The court process for obtaining a decree modification can be confusing and stressful, so it may be wise to meet with a family lawyer. Working with a family law attorney can help you understand your options and help make sure that the proper steps are taken to protect your rights and interests.
The law firm of Fletcher, Rohrbaugh and Chahine has vast experience in both Kansas and Missouri family law and can assist you in making any changes to your divorce decree. To determine whether a modification is an option for you connect with our attorneys at 913-390-8555 for a free consultation about changing your divorce decree.
It’s not the most enjoyable thing you’ll ever do but it could be the most responsible. Creating a will is an act of love, of consideration and of faith. It ensures that your family is safe if the unthinkable happens and they are left without you. But it’s also one of the last things on your mind as you try and keep up with daily life and its challenges.
So let’s go over a few reasons why you should consider writing a will as soon as possible.
Everybody dies. That’s reason number one. You may think you’re too young, too healthy, too responsible or too careful but the truth is that everybody dies. And unfortunately we don’t get to pick when.
If you have kids you need a will. Designate a guardian so that the courts won’t have to choose one. It may not even be someone your children know so don’t assume they will go to your family. This is especially critical if both you and your spouse are killed. You run a real risk of your children going into the foster care system and that would be a tragedy.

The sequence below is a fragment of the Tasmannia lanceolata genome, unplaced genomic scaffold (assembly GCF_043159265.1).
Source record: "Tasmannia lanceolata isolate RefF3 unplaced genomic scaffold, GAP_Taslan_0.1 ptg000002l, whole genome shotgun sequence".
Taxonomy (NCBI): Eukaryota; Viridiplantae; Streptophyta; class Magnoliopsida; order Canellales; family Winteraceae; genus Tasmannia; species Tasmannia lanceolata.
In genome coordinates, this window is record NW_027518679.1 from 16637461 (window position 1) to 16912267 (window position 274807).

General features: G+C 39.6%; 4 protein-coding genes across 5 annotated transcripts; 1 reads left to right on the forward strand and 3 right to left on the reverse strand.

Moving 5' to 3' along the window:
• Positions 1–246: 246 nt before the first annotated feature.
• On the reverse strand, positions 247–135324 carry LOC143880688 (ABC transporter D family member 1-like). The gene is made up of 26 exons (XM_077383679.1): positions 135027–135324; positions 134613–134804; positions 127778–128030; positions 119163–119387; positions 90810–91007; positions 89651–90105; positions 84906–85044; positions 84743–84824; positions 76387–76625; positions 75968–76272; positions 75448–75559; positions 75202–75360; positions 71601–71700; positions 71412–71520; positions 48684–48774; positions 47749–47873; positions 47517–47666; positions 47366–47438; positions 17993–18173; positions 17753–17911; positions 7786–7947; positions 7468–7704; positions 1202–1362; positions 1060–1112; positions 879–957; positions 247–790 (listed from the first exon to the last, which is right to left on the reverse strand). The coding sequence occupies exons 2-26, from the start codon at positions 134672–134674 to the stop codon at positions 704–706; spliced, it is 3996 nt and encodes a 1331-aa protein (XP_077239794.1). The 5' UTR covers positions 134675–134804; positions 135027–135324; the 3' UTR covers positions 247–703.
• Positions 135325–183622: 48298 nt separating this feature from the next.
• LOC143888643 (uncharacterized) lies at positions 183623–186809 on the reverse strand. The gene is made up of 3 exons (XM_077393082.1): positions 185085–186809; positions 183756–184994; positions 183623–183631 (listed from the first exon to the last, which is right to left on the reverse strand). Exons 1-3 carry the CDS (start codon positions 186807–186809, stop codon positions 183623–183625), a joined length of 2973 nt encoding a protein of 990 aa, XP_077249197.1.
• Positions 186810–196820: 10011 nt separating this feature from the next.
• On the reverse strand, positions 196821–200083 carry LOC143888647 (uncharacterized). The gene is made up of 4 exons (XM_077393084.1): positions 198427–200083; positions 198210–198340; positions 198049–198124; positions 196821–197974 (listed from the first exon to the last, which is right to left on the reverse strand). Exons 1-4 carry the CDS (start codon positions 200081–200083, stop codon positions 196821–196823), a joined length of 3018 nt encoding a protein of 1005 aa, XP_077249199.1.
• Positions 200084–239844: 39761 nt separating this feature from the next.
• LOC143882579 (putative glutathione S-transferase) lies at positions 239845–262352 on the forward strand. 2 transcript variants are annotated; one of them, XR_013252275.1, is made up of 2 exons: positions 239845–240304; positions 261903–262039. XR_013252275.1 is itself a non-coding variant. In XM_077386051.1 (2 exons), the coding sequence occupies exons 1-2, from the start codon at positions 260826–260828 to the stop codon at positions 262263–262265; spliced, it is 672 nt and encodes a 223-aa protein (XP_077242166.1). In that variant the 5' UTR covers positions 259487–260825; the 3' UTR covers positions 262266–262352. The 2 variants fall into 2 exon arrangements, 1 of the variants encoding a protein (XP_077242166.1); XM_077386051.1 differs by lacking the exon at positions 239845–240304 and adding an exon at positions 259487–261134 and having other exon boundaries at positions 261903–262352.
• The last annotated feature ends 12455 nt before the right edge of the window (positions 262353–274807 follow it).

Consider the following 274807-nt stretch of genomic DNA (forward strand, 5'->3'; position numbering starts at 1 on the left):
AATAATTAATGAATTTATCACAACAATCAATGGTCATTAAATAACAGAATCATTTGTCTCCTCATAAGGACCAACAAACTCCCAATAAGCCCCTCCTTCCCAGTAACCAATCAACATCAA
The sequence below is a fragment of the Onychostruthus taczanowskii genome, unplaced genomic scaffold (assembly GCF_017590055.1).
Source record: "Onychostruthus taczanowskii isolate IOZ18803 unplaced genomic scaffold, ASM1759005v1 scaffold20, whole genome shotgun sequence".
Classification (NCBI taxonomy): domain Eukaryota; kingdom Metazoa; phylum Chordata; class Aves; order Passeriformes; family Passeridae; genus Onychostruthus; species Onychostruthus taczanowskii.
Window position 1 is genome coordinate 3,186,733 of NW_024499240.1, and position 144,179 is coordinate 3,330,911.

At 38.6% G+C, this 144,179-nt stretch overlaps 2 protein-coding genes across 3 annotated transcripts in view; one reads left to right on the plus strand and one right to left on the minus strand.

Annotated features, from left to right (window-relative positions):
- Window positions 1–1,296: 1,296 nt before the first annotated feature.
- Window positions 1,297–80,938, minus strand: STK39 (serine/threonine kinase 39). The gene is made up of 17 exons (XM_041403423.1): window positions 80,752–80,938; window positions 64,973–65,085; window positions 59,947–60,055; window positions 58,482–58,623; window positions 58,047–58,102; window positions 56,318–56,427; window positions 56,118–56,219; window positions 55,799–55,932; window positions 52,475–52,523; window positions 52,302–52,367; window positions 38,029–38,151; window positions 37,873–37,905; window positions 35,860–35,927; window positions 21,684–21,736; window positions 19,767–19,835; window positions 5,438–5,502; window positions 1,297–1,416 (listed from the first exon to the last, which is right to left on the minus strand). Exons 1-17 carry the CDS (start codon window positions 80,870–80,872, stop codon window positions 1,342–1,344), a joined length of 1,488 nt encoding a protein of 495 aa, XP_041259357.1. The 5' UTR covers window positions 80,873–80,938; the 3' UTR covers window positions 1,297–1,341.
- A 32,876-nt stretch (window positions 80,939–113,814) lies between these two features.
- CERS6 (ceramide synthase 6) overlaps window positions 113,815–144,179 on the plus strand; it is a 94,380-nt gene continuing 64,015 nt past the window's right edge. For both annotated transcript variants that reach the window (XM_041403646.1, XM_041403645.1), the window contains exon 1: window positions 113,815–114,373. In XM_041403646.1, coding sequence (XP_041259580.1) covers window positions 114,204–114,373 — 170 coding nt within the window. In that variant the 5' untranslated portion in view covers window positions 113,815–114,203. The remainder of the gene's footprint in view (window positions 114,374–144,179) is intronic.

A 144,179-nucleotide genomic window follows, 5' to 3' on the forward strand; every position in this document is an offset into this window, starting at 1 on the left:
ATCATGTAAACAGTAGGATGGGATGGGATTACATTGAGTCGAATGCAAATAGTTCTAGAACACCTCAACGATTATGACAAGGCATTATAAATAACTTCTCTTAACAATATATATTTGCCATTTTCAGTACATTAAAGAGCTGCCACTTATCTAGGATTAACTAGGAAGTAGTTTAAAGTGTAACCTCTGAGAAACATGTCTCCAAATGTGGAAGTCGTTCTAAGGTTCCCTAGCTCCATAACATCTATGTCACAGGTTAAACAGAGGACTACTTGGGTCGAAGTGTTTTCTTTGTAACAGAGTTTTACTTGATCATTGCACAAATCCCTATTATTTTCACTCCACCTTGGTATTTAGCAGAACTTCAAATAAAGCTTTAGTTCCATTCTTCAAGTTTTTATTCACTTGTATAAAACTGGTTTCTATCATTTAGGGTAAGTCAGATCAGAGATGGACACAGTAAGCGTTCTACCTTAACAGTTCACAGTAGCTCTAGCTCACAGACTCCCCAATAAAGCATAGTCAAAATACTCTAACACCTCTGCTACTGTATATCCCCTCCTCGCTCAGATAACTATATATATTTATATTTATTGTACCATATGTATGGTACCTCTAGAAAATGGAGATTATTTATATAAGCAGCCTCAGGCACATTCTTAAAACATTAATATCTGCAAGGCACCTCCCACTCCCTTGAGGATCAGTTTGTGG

Where will your money go if you die suddenly? You might think it would just go to a spouse or child but you might be surprised to know that they may only receive half and that half may not come for months or years. The remainder may go to other relatives or possibly your debtors. You money may even end up going to the government if you die intestate. It sounds crazy but it happens all the time.
If you own a business with large assets and do not have a will at the time of your death, your family may not see the benefits due them. If there are business partners they may be entitled to a portion of your estate due to existing partnership agreements that will take precedence. Don’t let the benefit of your life’s work go elsewhere.
Minor children may also not be entitled to assets until they reach a certain age. Designate a trusted friend, family member or better yet a financial manager to handle the money and provide a living until they reach majority.
If you are living with a partner but are not legally married a will is imperative if you want that partner to receive your assets after you die. This can be very important if you are in a same-sex relationship in a state that doesn’t recognize your relationship. A long-term partnership may end with your loved one shut out of your home or without the assets you worked for together.